Agile Thinking: HR Professionals Poised to Lead Change

August 25, 2016

Being agile means becoming more flexible with the way you work. That concept is not limited to the tech world; HR professionals can also lead the charge.

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The concept of the agile, nimble business began in the tech startup world, but businesses across the country are seeing the benefits of entrepreneurial thinking. Human resources managers are poised to help their companies find ways to allow employees to become flexible problem-solvers.

“HR professionals of the future will be dedicated to helping their organizations fluidly find and mobilize resources around business issues … and motivate people to adapt to change,” according to Hassan Choughari - FCIPD. “To achieve this, HR organizations will need to restructure their mission and mandate, reshape roles and responsibilities within HR, redefine business and talent management practices and support enabling technology platforms.”

Human resources professionals understand the importance of a flexible workforce, according to OnRec, citing research from Orion Partners.

“Sixty-seven percent of HR professionals describing agility as ‘business critical’ in a poll of senior practitioners representing companies employing almost 3,000,000 people undertaken as part of the report,” according to OnRec. “The findings also show the majority of HR professionals believe the importance of organizational agility is set to increase—87 percent of respondents believed this was the case.”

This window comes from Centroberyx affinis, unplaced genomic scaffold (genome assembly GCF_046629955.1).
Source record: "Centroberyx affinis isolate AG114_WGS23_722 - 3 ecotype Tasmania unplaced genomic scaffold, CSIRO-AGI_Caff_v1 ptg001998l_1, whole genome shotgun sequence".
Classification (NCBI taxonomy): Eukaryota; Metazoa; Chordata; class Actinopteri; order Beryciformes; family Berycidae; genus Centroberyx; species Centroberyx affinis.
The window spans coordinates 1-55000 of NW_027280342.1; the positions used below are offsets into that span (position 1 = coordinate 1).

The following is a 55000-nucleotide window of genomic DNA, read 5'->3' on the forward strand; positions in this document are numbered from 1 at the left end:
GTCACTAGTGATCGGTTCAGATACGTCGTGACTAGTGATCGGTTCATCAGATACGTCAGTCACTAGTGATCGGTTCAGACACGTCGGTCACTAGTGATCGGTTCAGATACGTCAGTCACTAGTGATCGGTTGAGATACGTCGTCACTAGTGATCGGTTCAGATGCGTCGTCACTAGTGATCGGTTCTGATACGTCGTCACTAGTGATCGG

However, the research found the HR professionals didn’t feel they were yet helping. “None of the senior HR professionals polled rated their organizations as highly effective at building versatile leaders—with 75 percent believing they were no more than moderately effective in this area,” according to OnRec.

So what can HR pros do to change this?

“They must adapt to change, have the guts to upend outmoded systems and behaviors, innovate in new directions, continually learn and explore and foster a culture of collaboration to engage for change,” writes Barbara Trautlein for Human Capital Institute.

Trautlein encourages HR professionals to ask themselves questions about their ability to do so. A few examples include:

“When is the last time we proactively facilitated a courageous conversation to challenge the status quo and bravely question ‘That’s just how we do things’? Are we constantly experimenting, trying and testing new strategies and processes to achieve our goals? “Do we facilitate meaningful collaboration up, down and across the organization, to confront traditional ways of working and spearhead the new?”

And, HR professionals can’t do it alone. The entire culture of companies must shift.

“HR is not and should not be the sole owner of these challenges as they are primarily business challenges,” writes Jane Chester for Raconteur, also citing Orion Partners’ research. “Perhaps this is still at the heart of the issue that creating and driving shared ownership of the people agenda is the trick that HR has yet to pull off.”

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